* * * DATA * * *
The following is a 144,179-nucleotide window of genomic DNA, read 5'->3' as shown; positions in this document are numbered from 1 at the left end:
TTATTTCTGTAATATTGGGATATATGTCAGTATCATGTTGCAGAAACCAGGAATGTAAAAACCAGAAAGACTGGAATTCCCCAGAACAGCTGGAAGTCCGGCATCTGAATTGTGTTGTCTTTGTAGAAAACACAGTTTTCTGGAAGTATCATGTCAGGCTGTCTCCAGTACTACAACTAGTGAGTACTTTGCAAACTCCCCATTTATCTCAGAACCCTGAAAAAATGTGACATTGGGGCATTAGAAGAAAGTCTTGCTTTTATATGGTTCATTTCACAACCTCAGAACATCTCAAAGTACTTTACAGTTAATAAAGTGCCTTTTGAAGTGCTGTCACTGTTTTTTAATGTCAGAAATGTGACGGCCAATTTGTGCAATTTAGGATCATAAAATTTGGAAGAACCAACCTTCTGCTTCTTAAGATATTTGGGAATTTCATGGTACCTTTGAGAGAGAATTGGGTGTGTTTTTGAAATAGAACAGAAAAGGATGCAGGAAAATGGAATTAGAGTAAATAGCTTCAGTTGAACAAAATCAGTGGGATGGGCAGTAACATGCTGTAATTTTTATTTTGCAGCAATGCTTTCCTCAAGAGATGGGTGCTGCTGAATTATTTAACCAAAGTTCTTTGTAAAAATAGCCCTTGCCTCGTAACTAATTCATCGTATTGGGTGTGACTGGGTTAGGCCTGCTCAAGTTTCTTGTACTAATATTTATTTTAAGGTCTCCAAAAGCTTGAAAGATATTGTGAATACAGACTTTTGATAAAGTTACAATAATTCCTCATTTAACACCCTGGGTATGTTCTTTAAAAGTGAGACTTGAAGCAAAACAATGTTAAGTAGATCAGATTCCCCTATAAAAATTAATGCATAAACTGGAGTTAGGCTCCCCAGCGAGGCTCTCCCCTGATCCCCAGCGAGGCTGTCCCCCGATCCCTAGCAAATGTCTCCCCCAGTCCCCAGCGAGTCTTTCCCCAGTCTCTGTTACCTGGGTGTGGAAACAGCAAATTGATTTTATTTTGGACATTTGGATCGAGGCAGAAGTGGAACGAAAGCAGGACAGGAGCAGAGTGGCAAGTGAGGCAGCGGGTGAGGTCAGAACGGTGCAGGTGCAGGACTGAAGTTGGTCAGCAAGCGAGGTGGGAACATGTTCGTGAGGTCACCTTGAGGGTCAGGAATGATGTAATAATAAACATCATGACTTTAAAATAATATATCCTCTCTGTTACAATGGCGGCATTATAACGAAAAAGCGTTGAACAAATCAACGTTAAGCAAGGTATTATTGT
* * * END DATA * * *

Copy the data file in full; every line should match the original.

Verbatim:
The following is a 144,179-nucleotide window of genomic DNA, read 5'->3' as shown; positions in this document are numbered from 1 at the left end:
TTATTTCTGTAATATTGGGATATATGTCAGTATCATGTTGCAGAAACCAGGAATGTAAAAACCAGAAAGACTGGAATTCCCCAGAACAGCTGGAAGTCCGGCATCTGAATTGTGTTGTCTTTGTAGAAAACACAGTTTTCTGGAAGTATCATGTCAGGCTGTCTCCAGTACTACAACTAGTGAGTACTTTGCAAACTCCCCATTTATCTCAGAACCCTGAAAAAATGTGACATTGGGGCATTAGAAGAAAGTCTTGCTTTTATATGGTTCATTTCACAACCTCAGAACATCTCAAAGTACTTTACAGTTAATAAAGTGCCTTTTGAAGTGCTGTCACTGTTTTTTAATGTCAGAAATGTGACGGCCAATTTGTGCAATTTAGGATCATAAAATTTGGAAGAACCAACCTTCTGCTTCTTAAGATATTTGGGAATTTCATGGTACCTTTGAGAGAGAATTGGGTGTGTTTTTGAAATAGAACAGAAAAGGATGCAGGAAAATGGAATTAGAGTAAATAGCTTCAGTTGAACAAAATCAGTGGGATGGGCAGTAACATGCTGTAATTTTTATTTTGCAGCAATGCTTTCCTCAAGAGATGGGTGCTGCTGAATTATTTAACCAAAGTTCTTTGTAAAAATAGCCCTTGCCTCGTAACTAATTCATCGTATTGGGTGTGACTGGGTTAGGCCTGCTCAAGTTTCTTGTACTAATATTTATTTTAAGGTCTCCAAAAGCTTGAAAGATATTGTGAATACAGACTTTTGATAAAGTTACAATAATTCCTCATTTAACACCCTGGGTATGTTCTTTAAAAGTGAGACTTGAAGCAAAACAATGTTAAGTAGATCAGATTCCCCTATAAAAATTAATGCATAAACTGGAGTTAGGCTCCCCAGCGAGGCTCTCCCCTGATCCCCAGCGAGGCTGTCCCCCGATCCCTAGCAAATGTCTCCCCCAGTCCCCAGCGAGTCTTTCCCCAGTCTCTGTTACCTGGGTGTGGAAACAGCAAATTGATTTTATTTTGGACATTTGGATCGAGGCAGAAGTGGAACGAAAGCAGGACAGGAGCAGAGTGGCAAGTGAGGCAGCGGGTGAGGTCAGAACGGTGCAGGTGCAGGACTGAAGTTGGTCAGCAAGCGAGGTGGGAACATGTTCGTGAGGTCACCTTGAGGGTCAGGAATGATGTAATAATAAACATCATGACTTTAAAATAATATATCCTCTCTGTTACAATGGCGGCATTATAACGAAAAAGCGTTGAACAAATCAACGTTAAGCAAGGTATTATTGT